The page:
As a White House Fourth of July ceremony nears following a harrowing chapter in the nation's history, Bartlet (Martin Sheen) endures the painful process of nominating a proper candidate for vice president -- but his first choice is his secretary of state (William Devane) who faces a nasty uphill fight for approval. Elsewhere, Amy (Mary-Louise Parker) champions the reclusive First Lady's (Stockard Channing) violence prevention provisions for an upcoming bill while Abby withdraws from her husband after the Qumari assassination is exposed. In addition, a frustrated Josh (Bradley Whitford) reacts when is confronted by Amy and Donna (Janel Moloney) is appalled by the new intern Ryan (Jesse Bradford).


A renowned North Korean pianist is greeted in the White House for a solo performance but the formalities hit a sour note when he slips a message to the President (Martin Sheen) stating that he wants to defect -- and despite CJ's (Allison Janney) passionate argument, others counsel Bartlet that doing so would endanger crucial ongoing negotiations with the nation. Also on the front burner, is the backstage campaign to get the President's choice for Vice President (Gary Cole) unanimously approved by both houses of Congress -- but there's one holdout whose nay vote could embarrass everyone. In addition, Toby (Richard Schiff) and Will (Joshua Malina) get playful while composing a speech and Donna (Janel Moloney) takes her Midwestern aunt and uncle for a tour.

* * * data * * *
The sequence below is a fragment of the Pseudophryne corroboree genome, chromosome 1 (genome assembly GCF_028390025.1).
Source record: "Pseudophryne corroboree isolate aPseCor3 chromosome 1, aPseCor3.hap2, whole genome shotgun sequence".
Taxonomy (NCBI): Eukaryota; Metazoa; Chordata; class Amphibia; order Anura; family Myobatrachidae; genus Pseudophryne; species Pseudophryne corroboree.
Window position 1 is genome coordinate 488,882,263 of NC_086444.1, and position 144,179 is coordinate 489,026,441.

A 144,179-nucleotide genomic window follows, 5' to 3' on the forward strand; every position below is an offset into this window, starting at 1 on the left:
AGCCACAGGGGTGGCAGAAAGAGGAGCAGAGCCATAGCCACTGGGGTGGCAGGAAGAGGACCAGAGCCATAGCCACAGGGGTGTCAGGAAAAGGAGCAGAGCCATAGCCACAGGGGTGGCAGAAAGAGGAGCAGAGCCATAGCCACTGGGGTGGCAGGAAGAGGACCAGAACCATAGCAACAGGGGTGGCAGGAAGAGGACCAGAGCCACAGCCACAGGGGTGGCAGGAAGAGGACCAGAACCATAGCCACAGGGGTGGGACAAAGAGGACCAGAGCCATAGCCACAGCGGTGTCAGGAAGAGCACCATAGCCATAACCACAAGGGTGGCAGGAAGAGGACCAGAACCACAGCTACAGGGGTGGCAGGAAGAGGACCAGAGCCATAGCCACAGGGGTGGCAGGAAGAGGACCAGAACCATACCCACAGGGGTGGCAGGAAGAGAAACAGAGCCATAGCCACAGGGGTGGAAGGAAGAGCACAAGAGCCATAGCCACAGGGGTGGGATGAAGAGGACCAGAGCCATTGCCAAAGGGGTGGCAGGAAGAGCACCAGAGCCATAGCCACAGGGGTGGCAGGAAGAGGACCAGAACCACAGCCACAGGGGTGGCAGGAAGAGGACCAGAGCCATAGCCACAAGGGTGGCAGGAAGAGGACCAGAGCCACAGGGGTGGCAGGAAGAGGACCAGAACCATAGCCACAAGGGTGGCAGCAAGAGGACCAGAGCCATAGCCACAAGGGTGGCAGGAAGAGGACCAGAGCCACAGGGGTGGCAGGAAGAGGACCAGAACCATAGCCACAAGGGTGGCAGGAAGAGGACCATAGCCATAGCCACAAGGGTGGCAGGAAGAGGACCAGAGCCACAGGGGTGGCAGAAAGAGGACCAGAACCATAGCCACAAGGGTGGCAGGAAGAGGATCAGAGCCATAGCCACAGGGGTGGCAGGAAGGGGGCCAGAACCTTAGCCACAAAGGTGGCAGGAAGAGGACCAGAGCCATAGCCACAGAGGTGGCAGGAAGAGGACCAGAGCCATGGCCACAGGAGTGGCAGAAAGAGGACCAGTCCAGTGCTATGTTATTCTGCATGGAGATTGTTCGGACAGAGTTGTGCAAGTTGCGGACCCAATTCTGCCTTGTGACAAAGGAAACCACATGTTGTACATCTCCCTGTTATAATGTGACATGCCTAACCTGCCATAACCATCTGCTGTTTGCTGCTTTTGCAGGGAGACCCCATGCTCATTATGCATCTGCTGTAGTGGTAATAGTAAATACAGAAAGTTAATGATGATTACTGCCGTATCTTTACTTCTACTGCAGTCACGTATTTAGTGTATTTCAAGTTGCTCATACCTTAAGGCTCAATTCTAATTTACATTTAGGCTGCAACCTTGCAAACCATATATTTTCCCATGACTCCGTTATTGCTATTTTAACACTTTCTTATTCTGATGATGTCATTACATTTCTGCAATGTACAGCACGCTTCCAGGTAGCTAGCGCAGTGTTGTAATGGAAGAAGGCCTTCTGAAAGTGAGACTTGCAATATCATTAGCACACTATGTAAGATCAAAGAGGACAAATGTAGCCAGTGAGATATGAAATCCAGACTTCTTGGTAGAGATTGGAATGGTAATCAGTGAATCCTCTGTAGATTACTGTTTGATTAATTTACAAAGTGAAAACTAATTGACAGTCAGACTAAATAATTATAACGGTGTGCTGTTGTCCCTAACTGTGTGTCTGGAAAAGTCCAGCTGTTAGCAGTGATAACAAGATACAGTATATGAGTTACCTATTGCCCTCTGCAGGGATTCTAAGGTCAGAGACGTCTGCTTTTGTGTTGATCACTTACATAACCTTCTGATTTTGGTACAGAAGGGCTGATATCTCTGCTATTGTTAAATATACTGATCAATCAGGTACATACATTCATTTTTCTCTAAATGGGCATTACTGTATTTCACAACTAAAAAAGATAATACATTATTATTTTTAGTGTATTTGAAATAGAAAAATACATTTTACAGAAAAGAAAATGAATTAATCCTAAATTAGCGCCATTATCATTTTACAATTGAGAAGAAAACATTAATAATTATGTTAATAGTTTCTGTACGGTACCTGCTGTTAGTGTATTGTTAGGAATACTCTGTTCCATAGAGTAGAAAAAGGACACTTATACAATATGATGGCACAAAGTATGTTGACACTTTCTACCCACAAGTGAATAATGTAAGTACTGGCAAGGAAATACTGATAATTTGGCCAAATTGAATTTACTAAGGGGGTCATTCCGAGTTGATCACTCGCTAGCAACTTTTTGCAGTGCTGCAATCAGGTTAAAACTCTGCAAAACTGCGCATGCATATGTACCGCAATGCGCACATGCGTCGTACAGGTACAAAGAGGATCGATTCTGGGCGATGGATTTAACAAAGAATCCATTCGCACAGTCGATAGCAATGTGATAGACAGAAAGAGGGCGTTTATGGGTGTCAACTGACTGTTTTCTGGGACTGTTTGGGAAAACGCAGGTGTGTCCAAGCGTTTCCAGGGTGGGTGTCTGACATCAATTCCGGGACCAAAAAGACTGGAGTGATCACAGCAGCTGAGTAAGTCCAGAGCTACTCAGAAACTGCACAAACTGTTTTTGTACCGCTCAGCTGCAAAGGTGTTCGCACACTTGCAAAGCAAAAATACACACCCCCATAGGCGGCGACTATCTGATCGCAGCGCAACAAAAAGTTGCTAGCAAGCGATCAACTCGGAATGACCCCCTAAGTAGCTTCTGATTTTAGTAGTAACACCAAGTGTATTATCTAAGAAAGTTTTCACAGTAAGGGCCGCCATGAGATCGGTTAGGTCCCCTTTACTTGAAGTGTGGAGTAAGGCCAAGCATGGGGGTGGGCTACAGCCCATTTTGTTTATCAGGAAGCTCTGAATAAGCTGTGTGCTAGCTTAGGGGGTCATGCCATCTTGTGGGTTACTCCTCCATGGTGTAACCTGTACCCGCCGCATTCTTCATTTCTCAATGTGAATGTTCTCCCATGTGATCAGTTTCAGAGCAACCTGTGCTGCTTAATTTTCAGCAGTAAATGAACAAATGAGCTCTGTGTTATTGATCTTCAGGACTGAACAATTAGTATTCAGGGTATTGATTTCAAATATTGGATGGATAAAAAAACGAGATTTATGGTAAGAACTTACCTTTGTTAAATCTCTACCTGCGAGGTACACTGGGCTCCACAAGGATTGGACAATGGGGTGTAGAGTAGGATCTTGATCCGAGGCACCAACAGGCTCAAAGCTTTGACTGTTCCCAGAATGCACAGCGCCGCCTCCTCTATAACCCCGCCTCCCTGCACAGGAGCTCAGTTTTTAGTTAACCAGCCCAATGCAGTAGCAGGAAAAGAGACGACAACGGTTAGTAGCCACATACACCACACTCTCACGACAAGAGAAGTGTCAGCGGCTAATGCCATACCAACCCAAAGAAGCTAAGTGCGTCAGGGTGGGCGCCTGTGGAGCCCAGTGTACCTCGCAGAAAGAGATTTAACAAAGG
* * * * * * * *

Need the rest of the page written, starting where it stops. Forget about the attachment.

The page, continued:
Toby (Richard Schiff) convinces the President (Martin Sheen) to secretly sanction his solo effort to make history by reforming Social Security but his efforts to recruit a Republican Senator and a Democratic cohort are leaked -- forcing the administration to back-pedal while Josh (Bradley Whitford) and Leo (John Spencer) are left clueless and stewing. Meanwhile, an equally ignorant C.J. (Alison Janney) parries with a reporter who is ready to print all the backstage details. In addition, the female staffers complain to Josh about the new hire -- a mysterious, seductively dressed woman assigned to Toby.